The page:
Thursday, June 20, 2013

Ten Predictions for Game 7

In the words of Zaza Pachulia: "We going to Game 7 baby!" At some point in every game, I've lost my shit at how good these guys are playing. Game 6 deserves its own blog and there's still another game tonight. So, in lieu of us writing nothing about this series so far (although I did predict this finals sort of), I'll give ten quick predictions for tonight.

Funniest face (non-Bosh division) goes to Danny Green, then LeBron,
then Kawhi for cracking his smile.

1. The Heat will win the series.

Going into this series, I thought the Heat had a higher ceiling than the Spurs, but would not reach it as consistently. The Spurs have proven that wrong. However, the Heat are at home which gives a huge boost to their role players and the quick turnaround will be harder for the Spurs.

2. Tony Parker will be awesome, but only for a small portion of the game.

Parker hurting his hamstring has hamstrung the Spurs this entire series. He's the best point guard in the league, but clearly does not have 100% of his mobility and energy. This hurts the Spurs on offense obviously, but also on defense because a healthy Parker could exhaust LeBron running around screens. Parker will have a double-digit points quarter, but he is not going to carry this team offensively like he could in the regular season.

3. Erik Spoelstra will have to make an incredibly difficult decision with Dwyane Wade.

This one is incredibly obvious, but worth saying nonetheless. The Heat have an offensive efficiency of 131 without Wade and 100 with him. It's part because he's hurt, part because he is taking bad shots, and more than anything else, because he's not a three-point threat. The Spurs have effectively guarded LeBron with guys like Danny Green and Boris Diaw not because they have a Roy Hibbert-like presence down low, but because they can throw an extra guy in the lane with Wade on the floor. When Wade is replaced by Mike Miller or Shane Battier, all of a sudden LeBron can drive. It's simple to see why Wade should get fewer minutes. However, he's still capable performing like we saw in Game 5 and he is/was (depending on the night) a huge superstar. Being an NBA coach seems like the worst.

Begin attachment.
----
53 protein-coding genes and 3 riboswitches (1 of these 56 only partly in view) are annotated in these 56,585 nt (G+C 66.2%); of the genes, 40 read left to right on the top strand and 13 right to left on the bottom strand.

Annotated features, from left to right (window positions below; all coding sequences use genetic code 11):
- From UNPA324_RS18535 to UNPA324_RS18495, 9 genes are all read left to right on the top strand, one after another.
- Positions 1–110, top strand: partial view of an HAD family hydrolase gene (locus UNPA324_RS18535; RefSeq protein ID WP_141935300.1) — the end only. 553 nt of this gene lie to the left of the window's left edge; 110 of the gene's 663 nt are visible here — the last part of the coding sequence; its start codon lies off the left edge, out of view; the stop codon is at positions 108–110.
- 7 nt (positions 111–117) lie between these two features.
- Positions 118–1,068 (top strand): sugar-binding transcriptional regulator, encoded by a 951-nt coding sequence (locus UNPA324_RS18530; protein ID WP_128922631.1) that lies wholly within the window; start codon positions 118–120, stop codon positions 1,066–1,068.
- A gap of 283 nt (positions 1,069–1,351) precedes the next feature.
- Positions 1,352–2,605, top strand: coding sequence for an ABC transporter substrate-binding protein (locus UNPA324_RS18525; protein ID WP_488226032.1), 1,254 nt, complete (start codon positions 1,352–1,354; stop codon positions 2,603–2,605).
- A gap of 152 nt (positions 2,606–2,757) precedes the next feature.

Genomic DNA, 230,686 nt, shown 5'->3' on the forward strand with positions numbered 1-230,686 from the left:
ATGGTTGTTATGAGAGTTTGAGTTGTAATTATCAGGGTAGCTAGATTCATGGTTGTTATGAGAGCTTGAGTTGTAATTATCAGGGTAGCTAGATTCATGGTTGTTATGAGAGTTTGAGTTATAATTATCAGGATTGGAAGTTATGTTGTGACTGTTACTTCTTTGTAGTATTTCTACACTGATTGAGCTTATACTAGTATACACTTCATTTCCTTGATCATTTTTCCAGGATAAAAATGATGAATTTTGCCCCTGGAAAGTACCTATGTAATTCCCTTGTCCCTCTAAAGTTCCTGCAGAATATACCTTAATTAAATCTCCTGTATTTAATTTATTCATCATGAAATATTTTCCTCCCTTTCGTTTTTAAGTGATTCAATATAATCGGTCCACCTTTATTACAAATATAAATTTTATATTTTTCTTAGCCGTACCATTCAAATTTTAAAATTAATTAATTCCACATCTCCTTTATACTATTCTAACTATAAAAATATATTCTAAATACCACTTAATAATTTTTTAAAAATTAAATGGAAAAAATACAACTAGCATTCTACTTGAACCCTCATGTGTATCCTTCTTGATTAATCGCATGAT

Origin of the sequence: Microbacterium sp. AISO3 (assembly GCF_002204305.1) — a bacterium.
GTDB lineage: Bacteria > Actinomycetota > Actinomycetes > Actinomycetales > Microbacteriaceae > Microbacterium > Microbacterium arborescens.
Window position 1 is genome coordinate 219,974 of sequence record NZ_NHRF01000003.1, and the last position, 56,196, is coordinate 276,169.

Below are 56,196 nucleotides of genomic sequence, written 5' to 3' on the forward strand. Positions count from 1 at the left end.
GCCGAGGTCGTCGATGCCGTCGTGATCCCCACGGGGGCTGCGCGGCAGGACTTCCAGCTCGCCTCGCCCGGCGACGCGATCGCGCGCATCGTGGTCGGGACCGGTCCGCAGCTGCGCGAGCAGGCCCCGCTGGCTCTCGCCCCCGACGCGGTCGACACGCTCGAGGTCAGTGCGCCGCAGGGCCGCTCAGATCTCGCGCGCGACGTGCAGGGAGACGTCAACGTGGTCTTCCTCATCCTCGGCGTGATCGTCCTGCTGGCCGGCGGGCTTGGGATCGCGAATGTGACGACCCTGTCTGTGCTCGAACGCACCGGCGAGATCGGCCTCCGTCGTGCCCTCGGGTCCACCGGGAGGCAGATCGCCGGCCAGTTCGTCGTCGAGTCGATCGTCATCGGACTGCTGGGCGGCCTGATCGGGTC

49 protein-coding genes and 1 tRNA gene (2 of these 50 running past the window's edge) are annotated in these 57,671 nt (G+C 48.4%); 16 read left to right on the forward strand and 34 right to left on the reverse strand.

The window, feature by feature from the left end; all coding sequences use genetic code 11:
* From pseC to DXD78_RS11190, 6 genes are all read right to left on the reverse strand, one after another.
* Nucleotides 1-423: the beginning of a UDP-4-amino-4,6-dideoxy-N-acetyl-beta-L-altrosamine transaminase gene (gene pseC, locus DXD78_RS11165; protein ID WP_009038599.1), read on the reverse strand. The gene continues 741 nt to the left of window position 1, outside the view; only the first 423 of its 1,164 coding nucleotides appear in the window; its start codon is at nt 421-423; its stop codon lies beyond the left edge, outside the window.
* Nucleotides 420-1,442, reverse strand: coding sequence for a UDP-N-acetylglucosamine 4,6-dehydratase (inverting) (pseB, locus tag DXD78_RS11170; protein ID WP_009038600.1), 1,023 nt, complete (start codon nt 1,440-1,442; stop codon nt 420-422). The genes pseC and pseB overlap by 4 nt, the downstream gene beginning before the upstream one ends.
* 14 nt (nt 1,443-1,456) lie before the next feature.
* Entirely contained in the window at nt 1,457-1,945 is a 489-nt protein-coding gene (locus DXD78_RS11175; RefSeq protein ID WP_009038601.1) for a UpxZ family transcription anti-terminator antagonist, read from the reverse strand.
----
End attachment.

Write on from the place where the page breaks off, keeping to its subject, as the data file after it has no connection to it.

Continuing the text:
4. Gregg Popovich will never admit it, but not fouling up 3 was a huge mistake.

With 18 seconds left, the Heat had to bring the ball all the way up the court. The Spurs could have fouled Mario Chalmers with 13 seconds left or Chris Bosh (inside the arc) with eight seconds left. Instead, they didn't do that "European" shit. Maybe Pop was just worried that the Spurs' lack of a lights-out free throw shooter would doom them. But fouling up 3, especially when the Heat can't advance the ball, was the right call in my mind, and I think Pop made a rare mistake.

5. The game will turn on role players making their 3s.

The Heat's offense is at its best when it generates open corner threes. If Battier, Chalmers, and Miller can make five or more threes, the scoring load will shift away from Wade's hesitant one-on-one game and go towards a spread floor orchestrated by LeBron in the post or on the drive.